I am exercised by the distinction between caring about poverty and caring about inequality. We might characterise this as the distinction between ‘look after the weak’ and ‘soak the rich’! There is now a literature about how getting richer only helps people feel better off up to a certain point, while for rich countries, being better off does not make a difference.

It is then argued, in books such as the Spirit Level, by Wilkinson and Picket, that it is reducing inequality which is the key to making us better off in rich countries. But I am not convinced by their argument.

Partly, this is because the statistical relationships that they derive are not very powerful. In particular there is a very weak discussion on the direction of causation between, for example, trust levels and inequality. If these links cannot be made strongly then a policy of reducing inequality will be expensive and completely ineffectual.

What is especially frustrating is that instinctively it seems reasonable that inqualities of various kinds would become more important as societies become richer. What is important is to understand how much more important and what it means for the functioning of a stable society and its ability to provide satisfactory lives for its citizens. It does not help to be told that successful societies can be forged in the community of war – this does not seem to be a good policy option!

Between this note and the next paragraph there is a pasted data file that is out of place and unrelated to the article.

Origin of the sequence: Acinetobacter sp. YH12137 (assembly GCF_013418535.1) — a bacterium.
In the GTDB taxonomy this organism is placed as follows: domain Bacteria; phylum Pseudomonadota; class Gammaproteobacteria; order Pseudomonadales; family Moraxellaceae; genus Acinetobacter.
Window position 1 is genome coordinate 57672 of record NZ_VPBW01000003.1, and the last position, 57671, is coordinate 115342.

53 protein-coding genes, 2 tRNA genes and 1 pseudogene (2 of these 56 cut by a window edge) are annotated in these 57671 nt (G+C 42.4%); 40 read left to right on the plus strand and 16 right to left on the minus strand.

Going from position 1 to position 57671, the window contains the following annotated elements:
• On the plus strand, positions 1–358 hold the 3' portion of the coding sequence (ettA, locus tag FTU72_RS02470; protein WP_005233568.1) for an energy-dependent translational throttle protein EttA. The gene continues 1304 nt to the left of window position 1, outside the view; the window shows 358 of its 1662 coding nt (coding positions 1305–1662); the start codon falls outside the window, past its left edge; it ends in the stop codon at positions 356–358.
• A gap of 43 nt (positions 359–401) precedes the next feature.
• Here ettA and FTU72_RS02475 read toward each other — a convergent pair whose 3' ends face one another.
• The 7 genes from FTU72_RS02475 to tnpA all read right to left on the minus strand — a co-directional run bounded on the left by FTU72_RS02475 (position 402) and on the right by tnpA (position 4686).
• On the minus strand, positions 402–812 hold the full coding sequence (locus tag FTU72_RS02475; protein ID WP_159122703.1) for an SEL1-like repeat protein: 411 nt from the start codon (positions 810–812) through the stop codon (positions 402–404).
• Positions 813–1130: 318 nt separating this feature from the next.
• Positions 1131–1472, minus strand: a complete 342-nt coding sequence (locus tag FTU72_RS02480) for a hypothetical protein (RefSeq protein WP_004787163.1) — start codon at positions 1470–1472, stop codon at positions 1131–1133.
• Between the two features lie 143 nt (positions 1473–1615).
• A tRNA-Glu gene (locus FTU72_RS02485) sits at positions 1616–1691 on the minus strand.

By contrast, I do not think we pay enough attention to the causes and consequences of poverty, which at the same time has become a mainstream industry for policy makers, public sector staff and think tanks. From the foundations of social democracy, reducing poverty has been a central aim. What is so extraordinary is that so little appears to have been achieved. The Public Services Trust 2020, of whose investigation into the future of public services I am a Commissioner, has detailed the failures of our services on a number of levels.

It seems to me that one root of this is a failure to distinguish between services that are essentially for all, (and for which all bear a responsibility to use wisely and to understand their costs and benefits) and those for which those who pay and those who benefit are never the same. It is in the interest of the producers of these services to confuse these differences – even if they do not mean to.

Until we debate these distinctions more clearly, we risk continuing to go round in circles in these debates.